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After political hiatus, former MP John Weston is back in the running

The Conservative candidate touts his party’s plans for housing, economic recovery and climate action as a way forward 

After more than five years away from the political arena, former MP John Weston is back on the federal ballot. 

But, according to Weston, he needed one assurance from the Conservative Party before signing his name on the dotted line: an environmental strategy. 

“I said to [Conservative leader] Erin O’Toole, if we didn’t have such a plan, I wouldn’t have considered running,” the candidate told Pique.

The Conservatives’ plan “incorporates an essence of personal accountability—so there’s a personal carbon savings account where every Canadian will play a role in reducing our [greenhouse gas emissions] GHGs; there is a focus on large industrial emitters; [and] we’re going to end the practice of dumping raw sewage into rivers,” Weston explained. 

The plan was analyzed by Vancouver-based consulting firm Navius Research Inc., Weston said, which found that the strategy “can meet or beat our Paris Accord GHG reduction targets without destroying the economy,” he said. 

Climate change is one of several issues that remain top of mind for voters as Canadians prepare to head to the polls on Sept. 20. To climate-minded voters skeptical about the Conservative Party’s track record, Weston pointed to his record throughout the two terms he served as Whistler’s MP, from 2008 to 2015, when he lost to Liberal Pamela Goldsmith-Jones. He did not run in the 2019 federal election. 

Weston highlighted his work to preserve the Department of Fisheries lab in West Vancouver and address the issue of abandoned vessels along the coast as achievements he was particularly proud of during his two-term tenure, in addition to the creation of a National Health and Fitness Day bill, and drug and addiction recovery legislation.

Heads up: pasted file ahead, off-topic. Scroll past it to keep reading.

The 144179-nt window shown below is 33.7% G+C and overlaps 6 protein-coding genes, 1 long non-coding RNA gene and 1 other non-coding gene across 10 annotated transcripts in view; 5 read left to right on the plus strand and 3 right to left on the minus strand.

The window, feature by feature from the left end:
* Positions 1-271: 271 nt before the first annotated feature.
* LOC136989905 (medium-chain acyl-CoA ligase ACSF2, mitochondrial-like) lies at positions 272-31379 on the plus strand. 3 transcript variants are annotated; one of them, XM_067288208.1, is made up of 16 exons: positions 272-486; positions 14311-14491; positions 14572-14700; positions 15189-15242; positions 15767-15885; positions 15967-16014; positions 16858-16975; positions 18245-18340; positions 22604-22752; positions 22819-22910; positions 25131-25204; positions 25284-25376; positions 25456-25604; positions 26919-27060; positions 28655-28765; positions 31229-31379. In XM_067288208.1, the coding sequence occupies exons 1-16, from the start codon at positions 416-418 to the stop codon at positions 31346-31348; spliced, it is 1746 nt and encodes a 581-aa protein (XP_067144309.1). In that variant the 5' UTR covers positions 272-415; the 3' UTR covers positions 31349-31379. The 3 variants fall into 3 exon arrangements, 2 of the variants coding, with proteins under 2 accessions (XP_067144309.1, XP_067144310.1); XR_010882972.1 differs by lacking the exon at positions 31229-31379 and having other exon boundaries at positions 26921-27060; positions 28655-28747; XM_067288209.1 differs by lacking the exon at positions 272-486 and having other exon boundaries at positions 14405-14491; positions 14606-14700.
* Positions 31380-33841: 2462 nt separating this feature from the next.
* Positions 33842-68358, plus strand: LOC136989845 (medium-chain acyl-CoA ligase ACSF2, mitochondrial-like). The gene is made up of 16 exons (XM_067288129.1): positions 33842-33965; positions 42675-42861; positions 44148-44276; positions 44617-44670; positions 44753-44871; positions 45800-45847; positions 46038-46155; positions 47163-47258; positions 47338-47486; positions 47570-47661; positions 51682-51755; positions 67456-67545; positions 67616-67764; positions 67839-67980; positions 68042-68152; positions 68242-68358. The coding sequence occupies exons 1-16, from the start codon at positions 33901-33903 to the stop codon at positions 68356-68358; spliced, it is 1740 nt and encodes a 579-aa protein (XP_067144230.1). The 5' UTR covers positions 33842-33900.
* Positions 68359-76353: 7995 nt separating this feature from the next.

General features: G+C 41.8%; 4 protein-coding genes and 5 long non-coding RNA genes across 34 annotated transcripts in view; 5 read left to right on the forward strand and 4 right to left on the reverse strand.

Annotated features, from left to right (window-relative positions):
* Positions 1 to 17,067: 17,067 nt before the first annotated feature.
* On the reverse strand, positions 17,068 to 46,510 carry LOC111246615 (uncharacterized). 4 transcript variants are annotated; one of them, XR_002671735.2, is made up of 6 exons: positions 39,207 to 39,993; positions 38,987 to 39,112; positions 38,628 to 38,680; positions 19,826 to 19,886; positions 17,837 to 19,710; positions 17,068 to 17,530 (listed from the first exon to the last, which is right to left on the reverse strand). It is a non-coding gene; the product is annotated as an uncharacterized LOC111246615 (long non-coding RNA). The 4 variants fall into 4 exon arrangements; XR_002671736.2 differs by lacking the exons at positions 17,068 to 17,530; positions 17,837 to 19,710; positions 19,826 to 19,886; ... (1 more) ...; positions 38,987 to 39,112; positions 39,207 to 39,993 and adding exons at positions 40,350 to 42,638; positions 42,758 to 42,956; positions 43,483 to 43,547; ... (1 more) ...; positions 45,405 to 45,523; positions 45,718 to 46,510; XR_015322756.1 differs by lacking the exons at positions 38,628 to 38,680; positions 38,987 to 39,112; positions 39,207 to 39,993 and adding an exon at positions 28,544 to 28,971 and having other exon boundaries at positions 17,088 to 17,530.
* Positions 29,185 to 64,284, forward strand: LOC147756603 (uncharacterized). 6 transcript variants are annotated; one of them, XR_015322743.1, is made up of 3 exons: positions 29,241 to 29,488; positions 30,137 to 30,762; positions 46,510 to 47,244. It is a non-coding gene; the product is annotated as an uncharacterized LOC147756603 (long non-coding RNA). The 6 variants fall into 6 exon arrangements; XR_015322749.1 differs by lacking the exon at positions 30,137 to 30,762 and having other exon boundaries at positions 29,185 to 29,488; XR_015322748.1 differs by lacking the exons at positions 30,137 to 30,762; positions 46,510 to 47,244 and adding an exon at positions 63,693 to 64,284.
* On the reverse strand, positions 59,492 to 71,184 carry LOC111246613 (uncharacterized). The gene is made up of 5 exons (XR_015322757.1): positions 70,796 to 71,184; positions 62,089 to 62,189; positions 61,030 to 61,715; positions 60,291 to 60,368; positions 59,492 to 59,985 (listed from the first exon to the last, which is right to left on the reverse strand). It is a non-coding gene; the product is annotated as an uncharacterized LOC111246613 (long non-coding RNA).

Now working as an international lawyer, he studied international relations at Harvard before earning his law degree at Osgoode Hall. Since leaving Parliament, Weston has served as the volunteer president of the Canadian Health and Fitness Institute—which, he said, seeks to make Canada the fittest nation on Earth by 2030—and has worked to help extract Canadians who are wrongfully detained in foreign jails. 

Here at home, Weston acknowledged both the labour shortage and housing crisis as issues that continue to plague the riding. He identified the Liberal government’s decision to extend the Canada Recovery Benefit as a contributing factor to businesses’ inability to find staff. 

“Conservatives agree we had to certainly expand government funds during a pandemic, that’s for sure. But under the Conservative plan, these programs will be time-limited; they’ll be targeted,” he said. “We need to avoid a structural deficit.” 

Weston also touted the Conservatives’ lengthy housing platform, which includes a proposed two-year ban on international buyers who don’t plan to live in Canada, as well the relaxing of mortgage-qualifying tests and plans to construct 1 million dwellings in three years. 

In terms of tourism recovery, Weston said the Conservative Party plans to bring back a million jobs that were lost during the COVID-19 pandemic by instilling confidence in the national economy, persuading foreign and local investors that government is “not going to be heaping taxes on them,” and providing hiring incentives for business owners—including a subsidy that could cover up to 50 per cent of a new employee’s salary for a max of six months. 

Despite these promises that Weston said he would be “excited” to see in effect in the Sea to Sky, the conservative condemned the Prime Minister’s decision to call an election during a pandemic, when hundreds of wildfires are burning in B.C., and when “this government should have been focused on helping our friends who stood by us in Afghanistan.”

Weston continued, “People that I’m meeting at the doorsteps don’t like to be manipulated or taken for granted. They don’t like the future that has been conjured up for us by someone who lacks direction. I’m back in because I believe that our country deserves good, accountable government.” 

Whistler’s virtual all-candidates meeting is set to take place on Wednesday, Sept. 8. Pique will have more candidate profiles in the coming weeks.